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Sympathetic Release of Splenic Monocytes Promotes Recurring Anxiety Following Repeated Social Defeat

  • Daniel B. McKim
    Affiliations
    Division of Biosciences, College of Dentistry, The Ohio State University, Columbus, Ohio

    Department of Neuroscience, College of Medicine, The Ohio State University, Columbus, Ohio
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  • Jenna M. Patterson
    Affiliations
    Division of Biosciences, College of Dentistry, The Ohio State University, Columbus, Ohio

    Department of Neuroscience, College of Medicine, The Ohio State University, Columbus, Ohio
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  • Eric S. Wohleb
    Affiliations
    Division of Biosciences, College of Dentistry, The Ohio State University, Columbus, Ohio

    Department of Neuroscience, College of Medicine, The Ohio State University, Columbus, Ohio

    Department of Psychiatry, School of Medicine, Yale University, New Haven, Connecticut
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  • Brant L. Jarrett
    Affiliations
    Division of Biosciences, College of Dentistry, The Ohio State University, Columbus, Ohio

    Department of Neuroscience, College of Medicine, The Ohio State University, Columbus, Ohio
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  • Brenda F. Reader
    Affiliations
    Division of Biosciences, College of Dentistry, The Ohio State University, Columbus, Ohio
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  • Jonathan P. Godbout
    Affiliations
    Institute for Behavioral Medicine Research, The Ohio State University, Columbus, Ohio

    Center for Brain and Spinal Cord Repair, The Ohio State University, Columbus, Ohio
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  • John F. Sheridan
    Correspondence
    Address correspondence to: John F. Sheridan, Ph.D., The Ohio State University, Division of Oral Biology, College of Dentistry, 223 IBMR Building, 460 Medical Center Drive, Columbus, OH 43210.
    Affiliations
    Division of Biosciences, College of Dentistry, The Ohio State University, Columbus, Ohio

    Institute for Behavioral Medicine Research, The Ohio State University, Columbus, Ohio

    Center for Brain and Spinal Cord Repair, The Ohio State University, Columbus, Ohio
    Search for articles by this author

      Abstract

      Background

      Neuroinflammatory signaling may contribute to the pathophysiology of chronic anxiety disorders. Previous work showed that repeated social defeat (RSD) in mice promoted stress-sensitization that was characterized by the recurrence of anxiety following subthreshold stress 24 days after RSD. Furthermore, splenectomy following RSD prevented the recurrence of anxiety in stress-sensitized mice. We hypothesize that the spleen of RSD-exposed mice became a reservoir of primed monocytes that were released following neuroendocrine activation by subthreshold stress.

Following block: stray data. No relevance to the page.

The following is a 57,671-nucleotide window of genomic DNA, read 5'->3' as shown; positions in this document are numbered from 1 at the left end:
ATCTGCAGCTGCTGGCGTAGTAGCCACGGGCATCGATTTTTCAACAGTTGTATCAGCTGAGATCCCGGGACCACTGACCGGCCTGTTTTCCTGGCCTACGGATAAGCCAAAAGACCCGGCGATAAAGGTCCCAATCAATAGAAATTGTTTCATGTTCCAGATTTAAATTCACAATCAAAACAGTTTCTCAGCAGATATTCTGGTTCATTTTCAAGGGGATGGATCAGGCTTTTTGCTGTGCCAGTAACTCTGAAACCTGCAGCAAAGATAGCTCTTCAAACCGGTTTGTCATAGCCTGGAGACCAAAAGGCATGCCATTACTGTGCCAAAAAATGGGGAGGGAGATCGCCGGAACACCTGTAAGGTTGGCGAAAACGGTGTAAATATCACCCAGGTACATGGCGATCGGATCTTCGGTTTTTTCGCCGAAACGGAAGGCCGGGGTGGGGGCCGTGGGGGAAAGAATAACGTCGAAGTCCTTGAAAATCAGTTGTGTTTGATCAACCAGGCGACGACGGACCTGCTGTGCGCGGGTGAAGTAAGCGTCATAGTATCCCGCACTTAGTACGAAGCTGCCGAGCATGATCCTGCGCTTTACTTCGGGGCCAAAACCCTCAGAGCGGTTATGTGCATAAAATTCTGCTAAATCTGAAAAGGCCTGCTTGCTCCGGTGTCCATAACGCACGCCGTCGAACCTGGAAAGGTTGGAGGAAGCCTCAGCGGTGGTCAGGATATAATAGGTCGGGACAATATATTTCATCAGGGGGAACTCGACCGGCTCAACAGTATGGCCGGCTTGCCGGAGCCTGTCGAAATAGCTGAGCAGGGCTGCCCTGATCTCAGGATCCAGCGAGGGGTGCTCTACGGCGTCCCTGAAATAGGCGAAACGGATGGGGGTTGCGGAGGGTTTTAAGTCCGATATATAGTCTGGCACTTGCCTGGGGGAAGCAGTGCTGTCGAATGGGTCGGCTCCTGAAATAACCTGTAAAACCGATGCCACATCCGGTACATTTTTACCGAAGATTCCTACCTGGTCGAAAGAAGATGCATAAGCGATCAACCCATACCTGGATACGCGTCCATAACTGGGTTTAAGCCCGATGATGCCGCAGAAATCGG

Methods

      Mice were subjected to subthreshold stress (i.e., single cycle of social defeat) 24 days after RSD, and immune and behavioral measures were taken.

      Results

      Subthreshold stress 24 days after RSD re-established anxiety-like behavior that was associated with egress of Ly6Chi monocytes from the spleen. Moreover, splenectomy before RSD blocked monocyte trafficking to the brain and prevented anxiety-like behavior following subthreshold stress. Splenectomy, however, had no effect on monocyte accumulation or anxiety when determined 14 hours after RSD. In addition, splenocytes cultured 24 days after RSD exhibited a primed inflammatory phenotype. Peripheral sympathetic inhibition before subthreshold stress blocked monocyte trafficking from the spleen to the brain and prevented the re-establishment of anxiety in RSD-sensitized mice. Last, β-adrenergic antagonism also prevented splenic monocyte egress after acute stress.

      Conclusions

      The spleen served as a unique reservoir of primed monocytes that were readily released following sympathetic activation by subthreshold stress that promoted the re-establishment of anxiety. Collectively, the long-term storage of primed monocytes in the spleen may have a profound influence on recurring anxiety disorders.

      Keywords

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